To a 4: 1 v/v CH 2 Cl 2 /ethanol solution (30 mL) of l-ethoxy-3, 4, 4-trimethyl-hept-6- en-l-yn-3-ol (4.3 g, 21.9 mmol) in an open flask was added Sc (OTf) 3 (117 mg, 0.238 mmol). Reaction mixture was stirred at rt (25°C) for another 6 h. Excess of solvent removed in vacuo and crude product obtained was purified by silica gel column chromatography with 2% EtOAc/hexanes to furnish ethyl (2E,Z)-3,4,4- trimethylhepta-2,6-dienoate (3.35 g, 71% over two steps) as a mixture of cis and trans isomers. Rf = 0.70 (20% EtOAc/hexanes; Ή NMR (400 MHz, CDC1 3 ) Assignment for mixture cis and trans isomer(l: l ratio); δ 1.08 (s, 6H), 1.16 (s, 6H), 1.28 (t, J = 7.2 Hz, 6H), 1.82 (s, 3H), 2.15 (s, 3H), 2.17 (d, J = 7.2 Hz, 2H), 2.38 (d, J = 7.2 Hz, 2H), 4.10-4.16 (m, 4H), 4.97-5.02 (m, 4H), 5.54-5.62 (m, 1H), 5.66 (d, J = 8.8 Hz, 2H), 5.72-5.78 (m, 1H); 13 C NMR (100 MHz, CDC1 3 ) δ 167.8, 167.4, 165.6, 157.7, 135.6, 134.7, 117.7, 117.3, 117.0, 114.6, 60.2, 59.6, 45.6, 45.0, 41.1, 39.7, 27.1 (2C), 26.5 (2C), 24.7, 15.2, 14.7, 14.3; LCMS (ES) [M +1]+ m/z 197.2; HRMS (ESI): m z calculated for Ci 2 H 2 i0 2 [M + H]+ 197.1541, found 197.1535; IR (thin film) 2976, 1717, 1636, 1445, 178, 1045, 913 cm-1.

To a solution of ethyl (2E,Z)-3,4,4-trimethylhepta-2,6-dienoate (2.0 g, 1.02 mmol) in CH 2 C1 2 (50 mL), DIBAL-H (Diisobutylaluminium hydride,) (25 mL, 2.04 mmol, 1M in THF) was added at -20 °C during 15 min and stirred at same temperature for another 1 h and an additional 1 h at 0 °C . Reaction mixture was diluted with saturated NH 4 CI (25 mL) and DCM was added (100 mL). Reaction mixture was taken in separating funnel and organic layer washed with IN HC1 (50 mLX3) and layers were separated, organic layer further washed with water (100 mL) and brine (50 mL), dried over anhydrous Na 2 S0 4 and concentrated in vacuo followed by purification by column chromatography to furnish (2E,Z)-3,4,4-trimethylhepta-2,6- dien-l-ol (3) (1.56 g, 99%). Rf = 0.35 (20% EtOAc/hexanes). ; 1H NMR (400 MHz, CDCI 3 ) Assignment for major isomer δ 1.03 (s, 6H), 1.64 (s, 3H), 2.11 (d, J = 7.2 Hz, 2H), 4.20 (d, J = 6.4 Hz, 2H), 4.95-5.01 (m, 2H), 5.38-5.43 (m, 1H), 5.57-5.68 (m, 1H); 13 C NMR (100 MHz, CDC 13) δ 145.0, 135.7, 122.5, 116.5, 60.0, 45.1, 39.2, 26.8 (2C), 12.8; LCMS (ES) [M +NH4]+ m/z 170.9.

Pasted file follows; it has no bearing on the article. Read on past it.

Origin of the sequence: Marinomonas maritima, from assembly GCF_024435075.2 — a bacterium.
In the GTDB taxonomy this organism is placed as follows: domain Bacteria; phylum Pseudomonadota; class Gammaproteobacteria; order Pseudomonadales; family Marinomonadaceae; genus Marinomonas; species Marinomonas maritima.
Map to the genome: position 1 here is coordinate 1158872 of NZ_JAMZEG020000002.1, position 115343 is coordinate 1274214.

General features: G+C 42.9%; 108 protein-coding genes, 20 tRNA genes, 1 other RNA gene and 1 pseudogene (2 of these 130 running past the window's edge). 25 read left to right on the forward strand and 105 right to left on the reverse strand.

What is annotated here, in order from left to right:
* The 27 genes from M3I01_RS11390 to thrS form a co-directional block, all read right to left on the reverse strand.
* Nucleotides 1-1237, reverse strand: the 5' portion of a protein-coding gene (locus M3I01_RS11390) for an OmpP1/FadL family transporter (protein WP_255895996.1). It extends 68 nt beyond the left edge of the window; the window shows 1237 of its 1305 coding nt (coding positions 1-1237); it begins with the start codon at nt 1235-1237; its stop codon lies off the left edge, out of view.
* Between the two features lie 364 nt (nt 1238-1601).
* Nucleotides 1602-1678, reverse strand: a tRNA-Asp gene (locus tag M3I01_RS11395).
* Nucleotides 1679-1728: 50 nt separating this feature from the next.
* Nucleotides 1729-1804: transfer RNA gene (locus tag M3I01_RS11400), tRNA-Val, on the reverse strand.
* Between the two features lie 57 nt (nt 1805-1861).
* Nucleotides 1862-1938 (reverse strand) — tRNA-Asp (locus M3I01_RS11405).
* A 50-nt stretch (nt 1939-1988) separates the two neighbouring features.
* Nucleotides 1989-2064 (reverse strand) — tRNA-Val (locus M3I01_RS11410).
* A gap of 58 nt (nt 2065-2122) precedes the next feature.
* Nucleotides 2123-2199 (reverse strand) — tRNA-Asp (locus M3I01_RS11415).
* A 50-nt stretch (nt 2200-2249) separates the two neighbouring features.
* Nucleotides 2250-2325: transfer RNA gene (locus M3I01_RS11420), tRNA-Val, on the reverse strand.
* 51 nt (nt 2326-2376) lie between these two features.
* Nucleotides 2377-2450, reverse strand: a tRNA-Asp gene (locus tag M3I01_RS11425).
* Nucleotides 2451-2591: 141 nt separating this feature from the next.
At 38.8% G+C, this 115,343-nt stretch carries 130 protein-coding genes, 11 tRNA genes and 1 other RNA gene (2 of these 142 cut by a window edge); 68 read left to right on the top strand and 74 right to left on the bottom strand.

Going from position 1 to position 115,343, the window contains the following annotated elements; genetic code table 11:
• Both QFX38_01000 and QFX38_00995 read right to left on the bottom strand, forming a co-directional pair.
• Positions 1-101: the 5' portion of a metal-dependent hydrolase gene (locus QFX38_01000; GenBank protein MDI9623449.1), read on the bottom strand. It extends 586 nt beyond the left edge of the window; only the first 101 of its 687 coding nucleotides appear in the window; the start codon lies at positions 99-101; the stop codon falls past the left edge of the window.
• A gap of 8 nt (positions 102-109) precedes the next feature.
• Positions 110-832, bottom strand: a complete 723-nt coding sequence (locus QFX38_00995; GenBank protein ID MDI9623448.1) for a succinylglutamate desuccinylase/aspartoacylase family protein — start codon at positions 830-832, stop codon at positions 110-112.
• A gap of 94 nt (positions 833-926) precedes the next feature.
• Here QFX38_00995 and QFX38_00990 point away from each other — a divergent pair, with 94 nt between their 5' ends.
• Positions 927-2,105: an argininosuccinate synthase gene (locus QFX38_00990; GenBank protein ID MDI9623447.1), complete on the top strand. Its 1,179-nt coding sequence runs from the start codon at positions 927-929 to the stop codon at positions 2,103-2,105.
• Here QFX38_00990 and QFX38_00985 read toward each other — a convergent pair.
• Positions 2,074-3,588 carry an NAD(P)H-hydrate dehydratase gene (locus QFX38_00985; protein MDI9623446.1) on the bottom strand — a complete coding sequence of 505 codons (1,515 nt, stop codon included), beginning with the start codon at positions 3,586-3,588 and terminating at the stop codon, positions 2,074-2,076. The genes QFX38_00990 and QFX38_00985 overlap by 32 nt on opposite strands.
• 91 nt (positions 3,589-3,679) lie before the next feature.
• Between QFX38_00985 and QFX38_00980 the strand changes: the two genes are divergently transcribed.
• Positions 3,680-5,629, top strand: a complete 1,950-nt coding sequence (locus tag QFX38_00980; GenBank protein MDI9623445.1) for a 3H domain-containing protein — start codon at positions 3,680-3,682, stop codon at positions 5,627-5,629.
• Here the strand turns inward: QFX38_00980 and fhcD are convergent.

Example 2

3,4,4-trimethyl-3-vinyl-hept-6-en-l-ol (4)

4

To a flame-dried Schlenk tube was added (2E,Z)-3,4,4-trimethylhepta-2,6-dien-l-ol (3) (1.6 g, 10.38 mmol), ethyl vinyl ether (50 mL), and then Hg(OAc) 2 (970 mg, 3.05 mmol, 0.28 equiv). The reaction mixture was sealed and stirred at 45 °C for 96 h. After cooling to rt (25°C), K 2 C0 3 (7.2 g, 51.9 mmol, 5.4 equiv) added, and the suspension was stirred for 30 min. Then, the mixture was filtered, and the solution was concentrated under reduced pressure. Purification by column chromatography (10:1 hexane-EtOAc as eluent) afforded 3,4,4-trimethyl~3-vinyl-hept-6-en-l-ol (850 mg, 76%) and used for next step without characterization and starting allylic alcohol (650 mg).

To a above solution of 3,4,4-trimethyl-3-vinyl-hept-6-en-l-ol (850 mg, 4.72 mmol) in CH 2 C1 2 (20 mL) was added drop wise DIBAL-H (1 M in toluene, 8.6 mL, 0.60 mmol) at -40 °C. The reaction mixture was allowed to warm to rt (25°C) and stirred for 2 h, after which it was quenched with excess of saturated Na 2 SC>4 (3 mL). After 30 min stirring, the cloudy suspension was filtered, and the solution was concentrated under reduced pressure. Purification by column chromatography (2:9 EtOAc-hexane as eluent) afforded the 3,4,4-trimethyl-3-vinyl-hept-6-en-l-ol (4) (740 mg, 87%); Rf = 0.25 (15% EtOAc: hexanes); 1H NMR (400 MHz, CDCI 3 ) δ 0.82 (s, 6H), 0.97 (s, 3H), 1.64-1.71 (m, 1H), 1.77-1.84 (m, 1H), 2.01 (d, 7.2 Hz, 2H), 3.59 (t, J = 7.2 Hz, 2H), 4.93-5.03 (m, 3H), 5,11 (dd, J = 10.8, 1.6 Hz, 1H), 5.75-5.86 (m, lH), 5.91 (dd, J = 17.6 ,11.2 Hz, 1H); 13 C NMR (100 MHz, CDC1 3 ) δ 144.2, 136.5, 117.0, 114.0, 60.7, 44.4, 41.6, 38.6, 37.5, 21.8 (2C), 16.7; LCMS (ES) [M +1]+ m/z 183.2; HRMS (ESI): m/z calculated for C 12 H 23 0 [M + H]+ 183.1748, found 183.1741; IR (neat) 3325, 2966, 1828, 1637, 1414, 1373, 1049, 1010, 911, 799 cm-l.